Ultimate Challenge

Have you ever found two men of the same name in the county records and tried to figure out which record is for which man. Most genealogists encounter this difficulty sometime in their research. I have several of those conflicts in my tree. However, my Hiram Currey same name challenge is an ‘ultimate challenge’.

My great-grandfather, Hiram M. Currey (of Dodge City, Kansas) was the son of Hiram M Currey and Angelina Jane Burke of Leavenworth, Kansas. I believe this Hiram M. Currey was the son of Hiram M. Currey of Peoria, Illinois and the grandson of Hiram M. Currey of Champaign County, Ohio. Thus, I have a potential of four generations of Hiram M Currey’s with very little direct evidence tying them together.

My research on this line began with Hiram M. Currey of Leavenworth. Hiram M. Currey married Angelina Burke in 1856 in Weston, Missouri. By 1860, they were living on the Kansas side of the border. Unfortunately, I haven’t found any records in Platte County, Missouri or Leavenworth County, Kansas to directly tie Hiram Currey to his parents or siblings. The only information I have that might tie Hiram M. Currey of Leavenworth to parents is from the family Bible. According to the Bible, Hiram Currey was born in 1835 in Peoria, Illinois.


Armed with that one bit of information, I began my search with the census. I didn’t find a 15 year old Hiram Currey in Peoria Illinois — nor any Currey family with a male around 15 in Peoria. I did find a Hiram Currey in the 1840 census in Peoria who had a male child under 5. Thinking this could be the father of Hiram Currey of Leavenworth, I started researching Hiram Currey of Peoria.

According to the Atlas of Peoria County, Illinois, Hiram Currey was a lawyer. The History of Peoria County indicates that Hiram Currey was a member of the Peoria Company during the Black Hawk War in 1832. There are several other mentions of Hiram Currey between 1825 and 1844 in Peoria County. Unfortunately, these histories do not contain a biography, nor do they help in identifying parents or siblings for Hiram Currey, the lawyer. So far, I haven’t found any record that might indicate what happened to Hiram Currey after 1844.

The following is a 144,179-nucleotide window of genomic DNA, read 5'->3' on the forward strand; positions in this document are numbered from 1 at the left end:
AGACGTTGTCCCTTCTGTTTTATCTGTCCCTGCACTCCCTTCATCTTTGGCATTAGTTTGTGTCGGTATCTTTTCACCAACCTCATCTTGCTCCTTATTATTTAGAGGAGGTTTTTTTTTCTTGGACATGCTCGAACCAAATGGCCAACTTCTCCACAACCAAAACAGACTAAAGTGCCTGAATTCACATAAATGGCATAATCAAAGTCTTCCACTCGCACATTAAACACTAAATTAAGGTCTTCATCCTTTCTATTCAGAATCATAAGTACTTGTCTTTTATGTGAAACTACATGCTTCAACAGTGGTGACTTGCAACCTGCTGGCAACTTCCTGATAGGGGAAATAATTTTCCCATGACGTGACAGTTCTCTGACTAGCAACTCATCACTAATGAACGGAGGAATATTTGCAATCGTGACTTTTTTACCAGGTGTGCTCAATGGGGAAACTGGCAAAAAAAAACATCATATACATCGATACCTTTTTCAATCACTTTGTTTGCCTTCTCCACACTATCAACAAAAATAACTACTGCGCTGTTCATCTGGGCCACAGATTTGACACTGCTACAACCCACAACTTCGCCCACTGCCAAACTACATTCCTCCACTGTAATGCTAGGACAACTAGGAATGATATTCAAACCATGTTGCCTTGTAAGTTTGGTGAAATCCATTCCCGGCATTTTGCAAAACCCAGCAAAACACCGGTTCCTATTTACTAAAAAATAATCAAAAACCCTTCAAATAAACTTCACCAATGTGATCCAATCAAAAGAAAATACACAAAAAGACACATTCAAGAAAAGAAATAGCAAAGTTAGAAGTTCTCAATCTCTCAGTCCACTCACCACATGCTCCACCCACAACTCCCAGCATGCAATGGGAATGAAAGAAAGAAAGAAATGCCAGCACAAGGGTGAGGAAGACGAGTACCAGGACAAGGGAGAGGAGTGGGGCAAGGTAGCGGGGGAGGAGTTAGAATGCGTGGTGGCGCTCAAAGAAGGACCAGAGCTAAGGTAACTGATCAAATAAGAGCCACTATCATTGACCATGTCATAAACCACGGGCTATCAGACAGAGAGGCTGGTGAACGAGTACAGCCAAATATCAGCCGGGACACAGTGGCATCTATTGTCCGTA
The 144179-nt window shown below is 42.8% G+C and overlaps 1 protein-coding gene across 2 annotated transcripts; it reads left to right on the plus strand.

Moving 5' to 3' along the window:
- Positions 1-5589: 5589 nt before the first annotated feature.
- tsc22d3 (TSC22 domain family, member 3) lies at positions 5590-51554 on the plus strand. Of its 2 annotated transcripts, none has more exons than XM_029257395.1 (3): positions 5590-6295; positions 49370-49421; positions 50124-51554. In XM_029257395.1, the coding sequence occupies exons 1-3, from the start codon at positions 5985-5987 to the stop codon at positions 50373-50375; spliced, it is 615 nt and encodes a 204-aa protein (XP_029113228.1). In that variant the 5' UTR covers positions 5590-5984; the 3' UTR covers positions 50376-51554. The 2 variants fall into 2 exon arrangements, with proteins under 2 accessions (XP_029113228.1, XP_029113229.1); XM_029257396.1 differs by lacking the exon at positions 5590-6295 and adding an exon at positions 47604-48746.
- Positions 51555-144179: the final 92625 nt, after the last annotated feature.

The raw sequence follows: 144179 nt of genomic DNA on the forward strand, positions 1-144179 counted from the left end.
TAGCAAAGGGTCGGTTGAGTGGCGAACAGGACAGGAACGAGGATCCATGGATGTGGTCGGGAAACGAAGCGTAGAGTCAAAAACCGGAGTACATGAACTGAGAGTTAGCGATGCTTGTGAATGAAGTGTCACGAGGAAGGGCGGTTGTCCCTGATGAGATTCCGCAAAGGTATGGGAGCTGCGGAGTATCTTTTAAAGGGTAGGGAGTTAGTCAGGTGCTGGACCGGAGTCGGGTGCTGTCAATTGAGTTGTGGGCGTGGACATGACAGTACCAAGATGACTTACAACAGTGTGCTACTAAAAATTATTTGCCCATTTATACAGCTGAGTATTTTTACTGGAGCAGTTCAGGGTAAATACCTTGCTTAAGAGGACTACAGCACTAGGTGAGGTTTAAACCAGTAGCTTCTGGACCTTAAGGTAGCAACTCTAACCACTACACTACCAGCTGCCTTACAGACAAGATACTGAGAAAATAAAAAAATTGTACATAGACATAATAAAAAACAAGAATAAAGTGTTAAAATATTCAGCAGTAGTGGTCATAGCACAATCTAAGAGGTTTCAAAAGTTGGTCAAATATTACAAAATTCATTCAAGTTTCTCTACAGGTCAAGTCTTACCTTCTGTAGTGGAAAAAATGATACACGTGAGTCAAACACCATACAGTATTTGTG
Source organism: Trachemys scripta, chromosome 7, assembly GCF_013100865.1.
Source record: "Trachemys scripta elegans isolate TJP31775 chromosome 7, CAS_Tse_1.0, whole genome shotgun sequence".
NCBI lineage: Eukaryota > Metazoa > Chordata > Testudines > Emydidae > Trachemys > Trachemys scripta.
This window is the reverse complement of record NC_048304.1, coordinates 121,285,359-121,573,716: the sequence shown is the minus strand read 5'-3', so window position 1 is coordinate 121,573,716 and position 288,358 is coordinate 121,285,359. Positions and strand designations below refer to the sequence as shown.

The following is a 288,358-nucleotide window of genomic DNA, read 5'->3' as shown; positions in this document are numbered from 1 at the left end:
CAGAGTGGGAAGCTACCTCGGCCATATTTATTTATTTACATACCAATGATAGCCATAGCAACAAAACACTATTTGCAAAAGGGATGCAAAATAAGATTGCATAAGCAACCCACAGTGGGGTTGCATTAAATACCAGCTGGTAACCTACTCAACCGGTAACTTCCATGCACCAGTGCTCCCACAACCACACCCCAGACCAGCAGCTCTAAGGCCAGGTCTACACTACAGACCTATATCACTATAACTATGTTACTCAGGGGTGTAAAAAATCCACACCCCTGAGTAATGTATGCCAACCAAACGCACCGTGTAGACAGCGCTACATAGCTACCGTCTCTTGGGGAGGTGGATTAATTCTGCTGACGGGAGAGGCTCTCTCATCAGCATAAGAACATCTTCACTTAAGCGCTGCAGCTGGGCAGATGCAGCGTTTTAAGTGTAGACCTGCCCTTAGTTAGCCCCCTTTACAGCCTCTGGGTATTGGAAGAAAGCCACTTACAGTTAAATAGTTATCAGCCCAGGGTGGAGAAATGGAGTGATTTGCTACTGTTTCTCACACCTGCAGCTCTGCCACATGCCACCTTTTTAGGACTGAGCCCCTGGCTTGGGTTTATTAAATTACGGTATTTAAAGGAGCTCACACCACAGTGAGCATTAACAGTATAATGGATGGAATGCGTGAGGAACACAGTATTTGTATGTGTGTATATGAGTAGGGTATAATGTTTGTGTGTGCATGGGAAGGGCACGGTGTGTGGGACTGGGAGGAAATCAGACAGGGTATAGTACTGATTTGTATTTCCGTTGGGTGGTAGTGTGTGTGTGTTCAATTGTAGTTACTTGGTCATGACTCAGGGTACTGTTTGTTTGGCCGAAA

I believe the Hiram Currey of Peoria is the same Hiram Currey that was admitted to the practice of law in Rush County, Indiana in 1822 (Illustrated Historical Atlas of the State of Indiana).

With no information on his family, I started looking for potential fathers and found Hiram Mirick Currey of Champaign County, Ohio. This Hiram Currey served as treasurer of Ohio in 1818. As treasurer, he was involved in the court case, Osborn v. Bank of the United States. Because of this court case, there are a lot of references to Hiram Currey in various newspapers of the time until about 1822. Sometime after 1820, Hiram Currey may have moved to Indiana. So far, I haven’t found any records that identify Hiram Currey of Peoria as the son of Hiram Currey of Ohio.

In the process of trying to learn more about these Hiram Currey families, I came across a biography for Dr. John Currie of Darlington, Montgomery County, Indiana in the History of Montgomery County, Indiana by Beckwith. This biography names Providence M. as John’s father and Thomas as his uncle.

Thus, I started researching several Curry/Currey/Currie families: Hiram of Ohio, Providence and Thomas of Indiana and Hiram of Peoria. It was by researching all of these men that I discovered a land transaction between Hiram Currey of Peoria and Thomas Currey of Carroll County, Indiana.


As I continued researching their families, I found Thomas’ widow, Jane in the 1850 census. Living in her household was a 15 year old male, named Hiram.


Since the probate record for Thomas does not include a child named Hiram, I believe this 15 year old Hiram Currey to be the Hiram Currey who married Angelena Burke in Weston in 1854.



Even though my paper research is based on a lot of pieces of indirect evidence, I do have DNA evidence to support my conclusions. I have a match with a descendant of Caroline Kelso, whom I believe to be a sister to Hiram Currey of Leavenworth. I also have a match with a descendant of Hiram Currey of Ohio thru Hiram’s daughter Jane Guttridge. These DNA matches are not enough to prove this lineage – but they do support it.

So my ultimate #52Ancestors challenge has been and continues to be collecting data to support (or disprove) a lineage of four Hiram M. Curreys:

  • Hiram of Dodge City
  • Hiram of Leavenworth
  • Hiram of Peoria
  • Hiram of Ohio